Prime Minister Justin Trudeau will convene a meeting this weekend between the leaders of Alberta and British Columbia, to try and resolve a growing dispute over an oil pipeline to the west coast.
Trudeau left Canada for the Summit of the Americas in Lima, Peru the morning of April 12, but his office said today he will be returning to Ottawa following that visit to convene the meeting on Sunday, April 15.
The prime minister wants B.C. NDP Premier John Horgan to reverse his stance, supported by a large and determined coalition of stakeholders in B.C., against the Trans Mountain Expansion project, which would triple the capacity of Texas-based Kinder Morgan’s existing pipeline, up to 890,000 barrels of oil per day.
The pipeline dispute reached a new level this week when Kinder Morgan announced it was suspending work on the $7.4-billion expansion because of the Horgan government’s opposition to the project. The B.C. premier has vowed to use all available tools to stop the pipeline expansion.
Trudeau, who approved the project, and Alberta NDP Premier Rachel Notley believe it is essential to Canada’s economic growth and the growth of the oil and gas sector. Alberta is home to the world's third largest reserves of oil after Saudi Arabia and Venezuela.
Notley has accused Horgan of threatening the rule of law in Canada and has vowed to retaliate against B.C., including announcing plans to introduce legislation empowering Alberta to cut oil flows to the westernmost province.
“What I know is that the pipeline has to be built and I know that there is a growing understanding about that, in central Canada, in Toronto, in Ottawa, throughout the country, because, more and more, people are coming to see this as very symbolic of a much larger issue, as far as it relates to Canada’s economic fortunes going forward," Notley told reporters in Alberta after returning from a trip to Toronto.
She said she had productive discussions during her trip, including a meeting with federal Finance Minister Bill Morneau, but added that she wasn't going into Sunday's meeting "with any particular expecations."
Notley said her government would still proceed with legislation that could punish B.C.'s economy next week, regardless of the outcome of the Ottawa meeting.
"At the end of the day, my job is to stand up for Alberta and there is one and only one solution, and that solution is that the pipeline gets built without delay," she added. "There is no grey area on this matter."
Horgan wrote in a message on Twitter that he would be going into the meeting to defend B.C., its coast and its economy.
The Trudeau government, meanwhile, has said it is considering all options to resolve the dispute, including potentially withholding federal transfer payments to the B.C. government.
Trudeau's cabinet held an emergency meeting on Tuesday to discuss the situation. Ministers left the cabinet room in a hurry that day, rushing away from reporters and saying little, National Observer reported.
News of the Ottawa meeting with Notley and Horgan comes as 40 non-government groups released a letter to the prime minister on behalf of their Quebec members, urging Trudeau to kill the pipeline expansion project and ensure it doesn’t become part of his legacy.
The groups, including prominent environmental organizations such as Équiterre, the Association québécoise de lutte contre la pollution atmosphérique, Nature Québec, and the Regroupement vigilance hydrocarbures Québec, were also fierce opponents of TransCanada’s Energy East pipeline project, which was terminated last fall.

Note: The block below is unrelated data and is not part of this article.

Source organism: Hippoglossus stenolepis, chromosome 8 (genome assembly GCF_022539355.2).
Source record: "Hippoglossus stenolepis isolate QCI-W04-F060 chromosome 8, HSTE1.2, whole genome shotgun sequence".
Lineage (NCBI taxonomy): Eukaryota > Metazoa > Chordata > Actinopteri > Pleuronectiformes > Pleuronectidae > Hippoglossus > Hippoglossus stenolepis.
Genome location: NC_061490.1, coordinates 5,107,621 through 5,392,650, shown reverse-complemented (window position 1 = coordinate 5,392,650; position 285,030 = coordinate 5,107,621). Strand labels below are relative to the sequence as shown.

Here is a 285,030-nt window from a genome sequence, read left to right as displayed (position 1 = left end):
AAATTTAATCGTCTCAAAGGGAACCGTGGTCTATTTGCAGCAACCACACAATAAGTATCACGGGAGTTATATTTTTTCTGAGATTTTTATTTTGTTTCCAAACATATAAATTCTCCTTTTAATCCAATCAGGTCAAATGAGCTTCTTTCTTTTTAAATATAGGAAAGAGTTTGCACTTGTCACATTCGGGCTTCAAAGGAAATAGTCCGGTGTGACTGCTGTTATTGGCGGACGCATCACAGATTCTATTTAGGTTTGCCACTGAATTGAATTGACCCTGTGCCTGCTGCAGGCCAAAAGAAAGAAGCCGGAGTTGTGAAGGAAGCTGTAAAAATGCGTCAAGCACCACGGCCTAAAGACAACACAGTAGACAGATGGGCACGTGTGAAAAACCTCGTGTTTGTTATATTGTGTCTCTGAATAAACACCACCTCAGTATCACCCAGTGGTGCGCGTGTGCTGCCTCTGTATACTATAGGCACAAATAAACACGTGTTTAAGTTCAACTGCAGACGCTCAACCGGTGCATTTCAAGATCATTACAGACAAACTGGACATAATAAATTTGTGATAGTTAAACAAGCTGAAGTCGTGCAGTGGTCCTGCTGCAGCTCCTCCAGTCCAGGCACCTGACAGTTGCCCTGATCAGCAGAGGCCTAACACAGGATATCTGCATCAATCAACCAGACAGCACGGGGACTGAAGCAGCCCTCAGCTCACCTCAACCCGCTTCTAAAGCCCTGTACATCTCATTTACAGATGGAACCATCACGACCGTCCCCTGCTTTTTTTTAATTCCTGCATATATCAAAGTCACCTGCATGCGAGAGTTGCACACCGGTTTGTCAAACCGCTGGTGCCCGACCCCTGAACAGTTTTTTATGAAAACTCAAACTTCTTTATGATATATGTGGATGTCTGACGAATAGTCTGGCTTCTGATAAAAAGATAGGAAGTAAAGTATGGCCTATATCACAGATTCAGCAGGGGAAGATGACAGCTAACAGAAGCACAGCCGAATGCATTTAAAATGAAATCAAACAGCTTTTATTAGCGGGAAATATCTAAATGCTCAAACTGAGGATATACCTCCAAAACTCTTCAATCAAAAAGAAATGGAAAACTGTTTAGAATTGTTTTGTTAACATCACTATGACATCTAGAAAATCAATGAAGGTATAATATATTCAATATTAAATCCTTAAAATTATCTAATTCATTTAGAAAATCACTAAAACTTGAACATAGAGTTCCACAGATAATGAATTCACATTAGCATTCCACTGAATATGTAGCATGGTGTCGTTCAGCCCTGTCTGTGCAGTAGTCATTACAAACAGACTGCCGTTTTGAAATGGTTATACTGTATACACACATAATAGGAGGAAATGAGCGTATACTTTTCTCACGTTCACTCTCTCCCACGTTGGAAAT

"The support that you continue to provide to the pipeline project casts a serious cloud on your credibility as a leader in the fight against climate change," the groups told Trudeau in the letter, dated April 12.
"Know that the population of Quebec attaches great importance to provincial and municipal authority on environmental issues. Allowing Kinder Morgan to move forward while overstepping municipal regulations and the provincial jurisdiction of British Columbia over its territory is unacceptable."
I wouldn’t approve major pipeline projects if I wasn’t confident they could be done safely. And they can be done safely because we’ve made a massive investment in protecting our oceans and coastlines – in BC and across the country. pic.twitter.com/rHXmhACp5n— Justin Trudeau (@JustinTrudeau) April 12, 2018
The Quebec groups also said that Trudeau's actions were damaging Canada's international reputation, urging his government to respect the rights of Indigenous people affected by the pipeline.
"Knowing that your government has committed to reconciliation with Indigenous people in Canada, there can be no compromise on the free, prior, and informed consent (FPIC) of communities enshrined in the UN Declaration on the Rights of Indigenous Peoples (UNDRIP), which your government ratified."
Free, Prior & Informed Consent means #FirstNations have the right to say yes or no & to determine conditions for development in their territories. Together we must arrive at a process that respects rights, title, #FPIC and #UNDRIP. #TransMountain #KinderMorgan— Perry Bellegarde (@perrybellegarde) April 10, 2018
Earlier this week, Perry Bellegarde, national chief of the Assembly of First Nations also weighed into the debate, making a similar point.
"Together we must arrive at a process that respects rights, title, #FPIC and #UNDRIP," Bellegarde wrote on Twitter on April 10.
Trudeau was originally scheduled to visit Paris, France, from April 15 to 17, before moving on to London, United Kingdom. His office said the official visit to France will now proceed on April 16.
Editor's note: This article was updated at 5:10 p.m. on April 12, 2018 with new comments made by Alberta Premier Rachel Notley.